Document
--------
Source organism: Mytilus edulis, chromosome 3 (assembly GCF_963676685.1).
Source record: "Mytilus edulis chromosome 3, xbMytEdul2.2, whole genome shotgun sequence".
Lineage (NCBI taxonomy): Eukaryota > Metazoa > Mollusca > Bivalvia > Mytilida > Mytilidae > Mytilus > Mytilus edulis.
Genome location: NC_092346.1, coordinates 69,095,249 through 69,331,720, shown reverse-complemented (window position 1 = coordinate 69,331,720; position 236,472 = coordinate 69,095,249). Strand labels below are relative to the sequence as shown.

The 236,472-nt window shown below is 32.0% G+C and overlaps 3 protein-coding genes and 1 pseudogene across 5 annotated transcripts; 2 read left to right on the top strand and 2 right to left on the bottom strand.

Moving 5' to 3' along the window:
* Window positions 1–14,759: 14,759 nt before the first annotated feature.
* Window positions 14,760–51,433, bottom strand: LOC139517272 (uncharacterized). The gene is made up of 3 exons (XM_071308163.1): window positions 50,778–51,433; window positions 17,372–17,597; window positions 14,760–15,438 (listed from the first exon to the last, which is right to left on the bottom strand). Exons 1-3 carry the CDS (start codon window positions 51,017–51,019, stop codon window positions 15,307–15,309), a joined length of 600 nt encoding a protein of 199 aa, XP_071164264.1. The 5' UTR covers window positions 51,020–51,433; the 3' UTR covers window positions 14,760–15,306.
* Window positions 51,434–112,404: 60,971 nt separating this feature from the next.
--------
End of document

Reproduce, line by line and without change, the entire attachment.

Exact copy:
Source organism: Mytilus edulis, chromosome 3 (assembly GCF_963676685.1).
Source record: "Mytilus edulis chromosome 3, xbMytEdul2.2, whole genome shotgun sequence".
Lineage (NCBI taxonomy): Eukaryota > Metazoa > Mollusca > Bivalvia > Mytilida > Mytilidae > Mytilus > Mytilus edulis.
Genome location: NC_092346.1, coordinates 69,095,249 through 69,331,720, shown reverse-complemented (window position 1 = coordinate 69,331,720; position 236,472 = coordinate 69,095,249). Strand labels below are relative to the sequence as shown.

The 236,472-nt window shown below is 32.0% G+C and overlaps 3 protein-coding genes and 1 pseudogene across 5 annotated transcripts; 2 read left to right on the top strand and 2 right to left on the bottom strand.

Moving 5' to 3' along the window:
* Window positions 1–14,759: 14,759 nt before the first annotated feature.
* Window positions 14,760–51,433, bottom strand: LOC139517272 (uncharacterized). The gene is made up of 3 exons (XM_071308163.1): window positions 50,778–51,433; window positions 17,372–17,597; window positions 14,760–15,438 (listed from the first exon to the last, which is right to left on the bottom strand). Exons 1-3 carry the CDS (start codon window positions 51,017–51,019, stop codon window positions 15,307–15,309), a joined length of 600 nt encoding a protein of 199 aa, XP_071164264.1. The 5' UTR covers window positions 51,020–51,433; the 3' UTR covers window positions 14,760–15,306.
* Window positions 51,434–112,404: 60,971 nt separating this feature from the next.